premature submissions

I wrote this post in my dream last night and woke up to another rejection letter, so its time has most definitely arrived.

I finished my first romance manuscript at the beginning of this year – and this is the ms that won me the Valerie Parv Award, so I wasn’t insane thinking it had some potential. I let it sit for a negligible amount of time, then got stuck into rewrites and editing.

I killed many a darling, including a secondary character and her whole plot arc, which made me feel good about my revisions. Surely I was cutting away all the fat.

I got to a second, third draft. I spat and polished – metaphorically, of course, otherwise that would just be gross.

Then I sent a query to many agents. My query worked – only one agent so far hasn’t requested a partial. My partial evidently doesn’t work.

And now that I’m discovering what’s really there in my novel, I understand why. I’m even grateful for it.

There were a couple of reasons I started sending the ms out. One was that it sincerely felt like I had taken it as far as I could on my own. Another was that I was sick of having the same conversation over and over with authors or other people who wanted to make it too, or reading the same advice on blogs. It seemed to me that the only way to change the conversation was to have some new experience to talk about.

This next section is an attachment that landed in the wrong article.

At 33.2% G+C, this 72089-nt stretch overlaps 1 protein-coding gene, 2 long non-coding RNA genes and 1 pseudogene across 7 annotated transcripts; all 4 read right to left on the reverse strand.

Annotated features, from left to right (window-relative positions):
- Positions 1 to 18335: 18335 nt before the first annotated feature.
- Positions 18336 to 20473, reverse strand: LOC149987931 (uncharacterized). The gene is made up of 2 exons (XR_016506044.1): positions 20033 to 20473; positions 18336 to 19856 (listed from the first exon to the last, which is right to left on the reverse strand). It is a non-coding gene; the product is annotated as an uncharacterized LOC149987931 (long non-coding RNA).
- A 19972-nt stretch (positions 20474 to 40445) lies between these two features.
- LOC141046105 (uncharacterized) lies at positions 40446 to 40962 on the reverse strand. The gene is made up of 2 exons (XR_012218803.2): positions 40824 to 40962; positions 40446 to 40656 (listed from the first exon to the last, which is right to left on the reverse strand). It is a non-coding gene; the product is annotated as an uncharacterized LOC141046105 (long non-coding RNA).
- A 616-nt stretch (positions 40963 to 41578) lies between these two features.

(I still kind of agree with that reason.)

Also, like many other aspiring writers, I’m a bit impatient. This is not the business for impatience…

So here’s some advice straight from the mouth of experience: When you’re ready to send your manuscript off, it may not be ready. I honestly have no idea how to tell when you’re ready, because like I said, I thought I was.

Maybe the best you can do is put the “ready” ms away for a period of time, then take it out again with fresh eyes.

Then again – all this being said, the critique that really opened my eyes to my novel’s potential came in a rejection letter from an agent.

Go figure.

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About anna cowan

I look around, and here I am - housewife and aspiring romance novelist. This seems unexpected.
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One Response to premature submissions

  1. cheryl nekvapil says:

    It sounds like such hard work, and even in the real dream world. How do you keep on going?

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